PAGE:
Canopy can be difficult to control and it appears you may have found a use case for not enforcing T1>T2 (we don't). It is curious, though, that the settings you have chosen assign points to canopies (dist<T2) but does not include all of their weights (T2>dist>T1) in the centroids. What happens if you set T1=T2+epsilon; T2=1.9? That would at least follow the rules and give you the same number of clusters, but it would also add the centers of the outliers (dist>1.15). Is this where your processing time blows up?
From: Szymon Chojnacki [mailto:[EMAIL PROTECTED]]
Sent: Monday, February 28, 2011 11:55 AM
To: [EMAIL PROTECTED]
Subject: T1 and T2 in Canopy
I am working with my colleague Tim within a Mahout-588 project (https://issues.apache.org/jira/browse/MAHOUT-588
). The goal of the project is to compare mahout's clustering algorithms with Apache-Mail-Archives dataset (6 million emails). I have spent last few days trying to set such values of T1 and T2, which would give a non-trivial set of clusters (>1 and < # of all vectors). And would output the result within e.g. up to 3h.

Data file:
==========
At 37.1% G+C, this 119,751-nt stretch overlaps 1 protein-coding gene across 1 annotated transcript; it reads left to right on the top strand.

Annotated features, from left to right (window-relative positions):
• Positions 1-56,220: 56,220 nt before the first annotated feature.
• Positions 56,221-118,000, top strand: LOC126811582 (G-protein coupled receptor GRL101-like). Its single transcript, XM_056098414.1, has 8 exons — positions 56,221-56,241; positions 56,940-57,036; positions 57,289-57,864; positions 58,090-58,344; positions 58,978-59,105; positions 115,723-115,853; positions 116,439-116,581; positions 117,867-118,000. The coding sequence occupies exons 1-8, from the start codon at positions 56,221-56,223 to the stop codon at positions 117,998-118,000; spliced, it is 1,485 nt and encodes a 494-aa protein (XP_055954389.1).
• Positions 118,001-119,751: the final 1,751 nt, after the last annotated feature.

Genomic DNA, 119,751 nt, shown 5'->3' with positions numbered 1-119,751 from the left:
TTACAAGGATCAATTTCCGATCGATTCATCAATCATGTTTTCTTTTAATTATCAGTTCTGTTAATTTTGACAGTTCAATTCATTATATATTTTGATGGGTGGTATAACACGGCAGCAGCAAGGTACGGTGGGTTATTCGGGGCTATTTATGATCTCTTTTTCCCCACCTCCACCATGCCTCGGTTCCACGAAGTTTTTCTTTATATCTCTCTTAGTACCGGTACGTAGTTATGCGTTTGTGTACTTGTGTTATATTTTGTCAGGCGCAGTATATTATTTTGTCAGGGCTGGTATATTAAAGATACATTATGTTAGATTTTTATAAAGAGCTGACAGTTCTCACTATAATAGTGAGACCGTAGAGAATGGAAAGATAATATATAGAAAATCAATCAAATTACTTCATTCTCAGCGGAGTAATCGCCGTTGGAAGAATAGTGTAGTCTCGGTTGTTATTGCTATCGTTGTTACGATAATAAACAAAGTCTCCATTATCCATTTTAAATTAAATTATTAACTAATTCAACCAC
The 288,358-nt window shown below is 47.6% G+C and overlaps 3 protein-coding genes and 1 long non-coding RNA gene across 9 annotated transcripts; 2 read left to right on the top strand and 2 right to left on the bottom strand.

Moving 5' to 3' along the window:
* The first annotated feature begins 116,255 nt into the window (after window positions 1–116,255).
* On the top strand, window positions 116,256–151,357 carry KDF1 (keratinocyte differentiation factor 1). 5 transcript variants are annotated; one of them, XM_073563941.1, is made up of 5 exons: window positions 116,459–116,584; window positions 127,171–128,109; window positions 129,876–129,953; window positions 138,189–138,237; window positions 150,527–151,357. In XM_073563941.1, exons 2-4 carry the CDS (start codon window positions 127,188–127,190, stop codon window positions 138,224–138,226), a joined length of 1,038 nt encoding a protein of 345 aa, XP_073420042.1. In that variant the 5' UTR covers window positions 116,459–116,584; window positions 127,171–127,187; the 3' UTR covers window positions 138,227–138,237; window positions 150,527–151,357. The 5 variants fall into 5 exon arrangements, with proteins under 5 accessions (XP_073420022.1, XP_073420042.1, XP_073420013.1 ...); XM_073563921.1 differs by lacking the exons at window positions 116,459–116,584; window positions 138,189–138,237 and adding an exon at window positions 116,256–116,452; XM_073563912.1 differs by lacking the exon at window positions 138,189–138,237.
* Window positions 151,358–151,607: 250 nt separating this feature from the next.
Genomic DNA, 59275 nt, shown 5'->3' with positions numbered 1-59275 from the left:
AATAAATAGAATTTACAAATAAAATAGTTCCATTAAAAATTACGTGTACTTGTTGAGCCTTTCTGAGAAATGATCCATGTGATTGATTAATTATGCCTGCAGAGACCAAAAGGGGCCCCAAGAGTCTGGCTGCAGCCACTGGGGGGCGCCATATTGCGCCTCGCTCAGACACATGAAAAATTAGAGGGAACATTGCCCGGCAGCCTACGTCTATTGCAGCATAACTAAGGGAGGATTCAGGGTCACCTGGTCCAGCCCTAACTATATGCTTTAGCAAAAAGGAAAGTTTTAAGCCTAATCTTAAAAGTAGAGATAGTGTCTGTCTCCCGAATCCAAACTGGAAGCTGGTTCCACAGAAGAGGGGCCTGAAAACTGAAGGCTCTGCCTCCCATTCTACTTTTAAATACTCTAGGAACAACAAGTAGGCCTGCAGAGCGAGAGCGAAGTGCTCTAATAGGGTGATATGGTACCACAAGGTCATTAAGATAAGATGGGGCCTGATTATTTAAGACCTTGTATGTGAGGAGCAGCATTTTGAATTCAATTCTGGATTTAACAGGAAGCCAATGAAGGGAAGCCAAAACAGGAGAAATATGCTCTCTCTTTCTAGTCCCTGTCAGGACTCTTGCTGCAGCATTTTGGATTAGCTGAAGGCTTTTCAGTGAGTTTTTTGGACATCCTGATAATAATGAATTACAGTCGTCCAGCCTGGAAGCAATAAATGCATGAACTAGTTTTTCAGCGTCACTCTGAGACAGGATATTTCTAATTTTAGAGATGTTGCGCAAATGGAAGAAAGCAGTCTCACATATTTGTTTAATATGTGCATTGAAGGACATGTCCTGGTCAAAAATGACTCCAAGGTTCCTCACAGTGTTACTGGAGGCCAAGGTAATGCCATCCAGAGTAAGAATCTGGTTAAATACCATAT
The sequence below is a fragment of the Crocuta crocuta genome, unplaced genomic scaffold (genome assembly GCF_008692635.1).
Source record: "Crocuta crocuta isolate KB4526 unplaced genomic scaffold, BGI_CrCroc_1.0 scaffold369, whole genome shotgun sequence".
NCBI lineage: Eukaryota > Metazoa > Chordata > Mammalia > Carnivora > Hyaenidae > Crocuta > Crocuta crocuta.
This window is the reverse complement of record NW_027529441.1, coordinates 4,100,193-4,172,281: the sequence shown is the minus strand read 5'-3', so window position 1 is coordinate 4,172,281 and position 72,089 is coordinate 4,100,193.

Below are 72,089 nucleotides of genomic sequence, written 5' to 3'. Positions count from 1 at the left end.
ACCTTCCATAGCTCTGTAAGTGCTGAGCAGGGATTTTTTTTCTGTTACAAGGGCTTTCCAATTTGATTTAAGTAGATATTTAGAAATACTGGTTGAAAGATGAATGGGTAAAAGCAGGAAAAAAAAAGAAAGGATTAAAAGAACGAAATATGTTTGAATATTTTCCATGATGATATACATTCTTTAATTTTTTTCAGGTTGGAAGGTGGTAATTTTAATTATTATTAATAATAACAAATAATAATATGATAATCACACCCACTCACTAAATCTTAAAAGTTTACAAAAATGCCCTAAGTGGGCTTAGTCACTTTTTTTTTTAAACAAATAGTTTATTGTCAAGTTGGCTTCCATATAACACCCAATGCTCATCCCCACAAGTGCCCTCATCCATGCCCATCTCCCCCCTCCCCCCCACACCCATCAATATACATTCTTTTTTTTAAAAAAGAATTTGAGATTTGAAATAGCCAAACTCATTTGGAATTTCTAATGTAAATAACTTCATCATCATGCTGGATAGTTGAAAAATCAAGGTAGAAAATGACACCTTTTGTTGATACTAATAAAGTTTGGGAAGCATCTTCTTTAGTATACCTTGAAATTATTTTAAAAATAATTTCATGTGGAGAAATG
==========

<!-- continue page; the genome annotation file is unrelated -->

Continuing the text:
I would be greatful for your advice, as the only way I can do it was by breaking the rule from the wiki that (T1>T1). The problem is that if T1 is large than we get many non-empty coordinates in each canopy. And both memory and cpu demand grows. However, setting low T1 results in low T2, which leads to large number of canopies. And the same problem with memory and cpu.
My understanding of the source code is that T1 and T2 are independent. So I set T1=1.15 and T2=1.9. This setting let me obtain ~200 canopies after 40 mins.
Thank you in advance for you suggestions on setting T1 and T2, and the importance of T1>T2 constraint.
I described my struggle in detail in https://issues.apache.org/jira/secure/attachment/12472217/mahout-588_canopy.pdf